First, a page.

JUSTICE campaigner John Clough, whose daughter was murdered by her bodybuilder former partner, has said he would back the introduction of Sharia law.Now I think it's awful that the woman was brutally murdered and the pseudo-boyfriend never got the death sentence for his violent crime. But Mr. Clough is deluding himself if he thinks Islamic sharia would favor his side. If this case had been brought before a sharia court, it's more likely that the criminal would have gotten away with his crime altogether, based on the misogyny that's part and parcel of the Religion of Rape, and they could even use the fact that she wasn't married as justification for the murder, plus her status as a "kaffir" (non-believer in Islam) as an excuse for letting him off the hook. And even if she were adherent to Islam, they could still go the lenient route based on gender discrimination.
Today there are an estimated 85 Sharia law courts currently operating across the UK and Mr Clough, from Higherford, was asked to give his views as part of Channel 4’s 4Thought series.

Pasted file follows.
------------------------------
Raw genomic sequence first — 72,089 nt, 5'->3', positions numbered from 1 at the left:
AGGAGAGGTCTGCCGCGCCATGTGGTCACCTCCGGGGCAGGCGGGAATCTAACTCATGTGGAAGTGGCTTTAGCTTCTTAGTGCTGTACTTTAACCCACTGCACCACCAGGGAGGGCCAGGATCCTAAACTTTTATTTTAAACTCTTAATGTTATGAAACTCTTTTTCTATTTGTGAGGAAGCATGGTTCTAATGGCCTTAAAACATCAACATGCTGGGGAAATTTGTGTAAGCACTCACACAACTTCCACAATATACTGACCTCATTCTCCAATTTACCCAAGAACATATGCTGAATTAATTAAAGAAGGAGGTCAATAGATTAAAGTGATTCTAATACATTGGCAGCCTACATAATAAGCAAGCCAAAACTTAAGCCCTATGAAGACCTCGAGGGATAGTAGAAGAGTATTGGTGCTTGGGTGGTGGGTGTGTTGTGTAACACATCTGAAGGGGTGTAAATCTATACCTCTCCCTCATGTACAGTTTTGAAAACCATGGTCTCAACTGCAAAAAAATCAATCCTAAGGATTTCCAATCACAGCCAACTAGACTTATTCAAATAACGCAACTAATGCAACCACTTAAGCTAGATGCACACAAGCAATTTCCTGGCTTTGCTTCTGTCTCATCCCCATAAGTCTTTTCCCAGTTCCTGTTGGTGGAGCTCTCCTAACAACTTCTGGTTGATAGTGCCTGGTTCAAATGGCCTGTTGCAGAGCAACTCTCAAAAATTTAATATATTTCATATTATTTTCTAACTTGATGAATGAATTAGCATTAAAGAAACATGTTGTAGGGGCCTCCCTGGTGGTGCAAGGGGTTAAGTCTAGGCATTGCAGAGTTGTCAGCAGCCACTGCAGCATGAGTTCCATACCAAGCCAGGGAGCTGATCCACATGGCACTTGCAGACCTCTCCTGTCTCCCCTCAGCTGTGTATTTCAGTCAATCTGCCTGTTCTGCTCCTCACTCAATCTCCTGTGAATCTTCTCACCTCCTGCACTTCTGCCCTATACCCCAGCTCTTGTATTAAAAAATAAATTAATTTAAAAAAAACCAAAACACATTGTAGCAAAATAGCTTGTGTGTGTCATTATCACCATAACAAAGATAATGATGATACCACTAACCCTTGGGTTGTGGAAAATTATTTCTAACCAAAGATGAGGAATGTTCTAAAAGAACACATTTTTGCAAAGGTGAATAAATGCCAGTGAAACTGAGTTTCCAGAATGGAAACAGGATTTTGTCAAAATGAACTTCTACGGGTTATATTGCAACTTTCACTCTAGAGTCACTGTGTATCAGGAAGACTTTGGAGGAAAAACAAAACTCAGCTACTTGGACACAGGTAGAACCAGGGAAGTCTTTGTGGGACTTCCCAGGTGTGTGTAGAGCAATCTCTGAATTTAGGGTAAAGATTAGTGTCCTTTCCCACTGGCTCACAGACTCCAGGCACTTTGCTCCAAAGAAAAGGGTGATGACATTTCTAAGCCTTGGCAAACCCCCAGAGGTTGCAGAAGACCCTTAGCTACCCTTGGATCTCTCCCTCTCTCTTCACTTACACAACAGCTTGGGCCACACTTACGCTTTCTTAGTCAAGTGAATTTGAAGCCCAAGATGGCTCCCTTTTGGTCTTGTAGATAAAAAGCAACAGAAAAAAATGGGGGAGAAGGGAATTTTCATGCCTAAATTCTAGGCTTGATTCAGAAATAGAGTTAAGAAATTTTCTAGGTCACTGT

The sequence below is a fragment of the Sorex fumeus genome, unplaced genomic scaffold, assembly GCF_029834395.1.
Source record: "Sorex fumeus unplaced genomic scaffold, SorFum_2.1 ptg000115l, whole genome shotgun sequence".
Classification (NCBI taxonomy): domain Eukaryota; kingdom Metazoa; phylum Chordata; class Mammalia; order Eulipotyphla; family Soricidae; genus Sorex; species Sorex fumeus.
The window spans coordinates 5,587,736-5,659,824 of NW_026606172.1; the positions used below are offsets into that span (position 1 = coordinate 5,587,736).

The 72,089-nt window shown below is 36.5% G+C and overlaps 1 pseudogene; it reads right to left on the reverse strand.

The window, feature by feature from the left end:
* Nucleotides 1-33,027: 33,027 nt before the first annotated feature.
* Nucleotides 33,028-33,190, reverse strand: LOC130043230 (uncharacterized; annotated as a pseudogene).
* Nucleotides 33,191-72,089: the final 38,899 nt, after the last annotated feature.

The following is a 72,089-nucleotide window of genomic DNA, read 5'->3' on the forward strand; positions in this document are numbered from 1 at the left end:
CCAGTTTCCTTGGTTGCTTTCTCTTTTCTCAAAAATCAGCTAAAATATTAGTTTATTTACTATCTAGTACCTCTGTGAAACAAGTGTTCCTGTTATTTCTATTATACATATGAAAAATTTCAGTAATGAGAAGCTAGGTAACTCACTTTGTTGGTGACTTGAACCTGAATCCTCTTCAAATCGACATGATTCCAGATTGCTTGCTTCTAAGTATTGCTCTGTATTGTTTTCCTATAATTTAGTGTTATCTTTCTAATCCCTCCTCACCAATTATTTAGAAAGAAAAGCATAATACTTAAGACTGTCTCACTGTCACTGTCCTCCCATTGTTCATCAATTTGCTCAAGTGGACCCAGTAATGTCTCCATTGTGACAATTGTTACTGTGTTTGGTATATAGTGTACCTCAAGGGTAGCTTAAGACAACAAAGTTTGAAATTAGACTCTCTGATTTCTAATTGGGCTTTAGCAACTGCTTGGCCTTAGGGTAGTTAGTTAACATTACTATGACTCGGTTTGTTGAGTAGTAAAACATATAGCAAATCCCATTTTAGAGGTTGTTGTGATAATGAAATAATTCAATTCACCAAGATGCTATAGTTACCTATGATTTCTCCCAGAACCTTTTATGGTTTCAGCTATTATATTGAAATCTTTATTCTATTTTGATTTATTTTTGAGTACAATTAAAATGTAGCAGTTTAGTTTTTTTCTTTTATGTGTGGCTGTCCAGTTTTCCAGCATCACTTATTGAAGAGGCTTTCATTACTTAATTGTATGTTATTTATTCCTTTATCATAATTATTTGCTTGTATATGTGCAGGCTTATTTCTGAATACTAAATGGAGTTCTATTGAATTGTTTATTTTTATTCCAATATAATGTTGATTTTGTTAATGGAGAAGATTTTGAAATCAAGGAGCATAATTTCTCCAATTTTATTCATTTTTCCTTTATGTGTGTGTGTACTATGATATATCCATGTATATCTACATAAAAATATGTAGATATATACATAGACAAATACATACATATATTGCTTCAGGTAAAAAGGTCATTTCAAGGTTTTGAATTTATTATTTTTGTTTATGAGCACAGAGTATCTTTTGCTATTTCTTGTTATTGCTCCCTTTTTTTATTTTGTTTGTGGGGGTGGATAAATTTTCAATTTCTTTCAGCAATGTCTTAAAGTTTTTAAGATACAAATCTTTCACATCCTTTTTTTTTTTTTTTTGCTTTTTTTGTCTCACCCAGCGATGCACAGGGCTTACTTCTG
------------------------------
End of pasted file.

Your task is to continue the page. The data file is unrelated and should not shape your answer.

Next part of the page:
And he has come out in support of the moral code and religious law of Islam, as he believes it takes the views of victims’ families into account.
Jane was brutally murdered by Jonathan Vass in the car park of Blackpool Victoria Hospital in July 2010. He was later jailed for life.
Ever since, Mr Clough and his wife Penny have worked tirelessly on Justice for Jane, to reform bail and sentencing laws, for which Penny was awarded the MBE in the New Year’s Honours list.
In the short clip, Mr Clough said: “Our daughter Jane was murdered by her ex-partner. We don’t believe Jane received justice for the crimes he committed against her. In sharia law, in the case of pre-meditated murder, the judge does not pass the sentence, it is given to the victim’s family and they can choose to have retribution, execution or they can have blood money paid. They can even choose to forgive.
“Had the decision been there to have him executed or sent to prison, I would have built the gallows, I would have carried out the deed myself.
“The Sharia system that gives the victim’s family some input is worthy of consideration. For me, for Penny, for my family to have some say in the punishment factor for the crimes he committed against Jane would give us some satisfaction.”
The programme makers had posed the question – ‘Is there a place for Sharia Law in Britain?’ – and Mr Clough’s contribution was one of five from people of different cultural backgrounds.
Hence, Mr. Clough's support for sharia is mystifying, and shows a complete lack of research on the subject.